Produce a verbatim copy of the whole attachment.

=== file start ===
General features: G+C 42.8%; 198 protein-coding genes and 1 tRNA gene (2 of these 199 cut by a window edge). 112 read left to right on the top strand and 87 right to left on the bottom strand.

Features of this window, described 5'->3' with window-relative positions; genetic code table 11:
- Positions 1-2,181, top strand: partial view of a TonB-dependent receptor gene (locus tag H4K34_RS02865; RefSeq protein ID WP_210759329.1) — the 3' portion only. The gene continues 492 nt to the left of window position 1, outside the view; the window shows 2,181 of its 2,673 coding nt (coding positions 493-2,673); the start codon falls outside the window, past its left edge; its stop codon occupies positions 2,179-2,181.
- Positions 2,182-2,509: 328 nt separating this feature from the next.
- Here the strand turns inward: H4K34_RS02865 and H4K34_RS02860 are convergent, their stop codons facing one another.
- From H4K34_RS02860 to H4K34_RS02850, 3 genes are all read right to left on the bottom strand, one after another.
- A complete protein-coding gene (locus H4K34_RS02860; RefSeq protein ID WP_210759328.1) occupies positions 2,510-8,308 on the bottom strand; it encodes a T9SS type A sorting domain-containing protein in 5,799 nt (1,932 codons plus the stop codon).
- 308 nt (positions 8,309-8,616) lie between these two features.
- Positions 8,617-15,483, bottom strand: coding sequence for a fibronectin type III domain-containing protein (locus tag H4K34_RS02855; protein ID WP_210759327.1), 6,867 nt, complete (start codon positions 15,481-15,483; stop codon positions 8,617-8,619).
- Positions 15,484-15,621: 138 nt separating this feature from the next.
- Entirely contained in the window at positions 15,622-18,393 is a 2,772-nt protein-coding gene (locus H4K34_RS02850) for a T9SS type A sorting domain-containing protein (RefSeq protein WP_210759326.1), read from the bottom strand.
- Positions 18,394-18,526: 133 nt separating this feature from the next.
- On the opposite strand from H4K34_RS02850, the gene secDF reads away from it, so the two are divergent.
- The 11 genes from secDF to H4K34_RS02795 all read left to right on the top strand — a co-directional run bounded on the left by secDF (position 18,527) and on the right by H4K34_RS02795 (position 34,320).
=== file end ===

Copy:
General features: G+C 42.8%; 198 protein-coding genes and 1 tRNA gene (2 of these 199 cut by a window edge). 112 read left to right on the top strand and 87 right to left on the bottom strand.

Features of this window, described 5'->3' with window-relative positions; genetic code table 11:
- Positions 1-2,181, top strand: partial view of a TonB-dependent receptor gene (locus tag H4K34_RS02865; RefSeq protein ID WP_210759329.1) — the 3' portion only. The gene continues 492 nt to the left of window position 1, outside the view; the window shows 2,181 of its 2,673 coding nt (coding positions 493-2,673); the start codon falls outside the window, past its left edge; its stop codon occupies positions 2,179-2,181.
- Positions 2,182-2,509: 328 nt separating this feature from the next.
- Here the strand turns inward: H4K34_RS02865 and H4K34_RS02860 are convergent, their stop codons facing one another.
- From H4K34_RS02860 to H4K34_RS02850, 3 genes are all read right to left on the bottom strand, one after another.
- A complete protein-coding gene (locus H4K34_RS02860; RefSeq protein ID WP_210759328.1) occupies positions 2,510-8,308 on the bottom strand; it encodes a T9SS type A sorting domain-containing protein in 5,799 nt (1,932 codons plus the stop codon).
- 308 nt (positions 8,309-8,616) lie between these two features.
- Positions 8,617-15,483, bottom strand: coding sequence for a fibronectin type III domain-containing protein (locus tag H4K34_RS02855; protein ID WP_210759327.1), 6,867 nt, complete (start codon positions 15,481-15,483; stop codon positions 8,617-8,619).
- Positions 15,484-15,621: 138 nt separating this feature from the next.
- Entirely contained in the window at positions 15,622-18,393 is a 2,772-nt protein-coding gene (locus H4K34_RS02850) for a T9SS type A sorting domain-containing protein (RefSeq protein WP_210759326.1), read from the bottom strand.
- Positions 18,394-18,526: 133 nt separating this feature from the next.
- On the opposite strand from H4K34_RS02850, the gene secDF reads away from it, so the two are divergent.
- The 11 genes from secDF to H4K34_RS02795 all read left to right on the top strand — a co-directional run bounded on the left by secDF (position 18,527) and on the right by H4K34_RS02795 (position 34,320).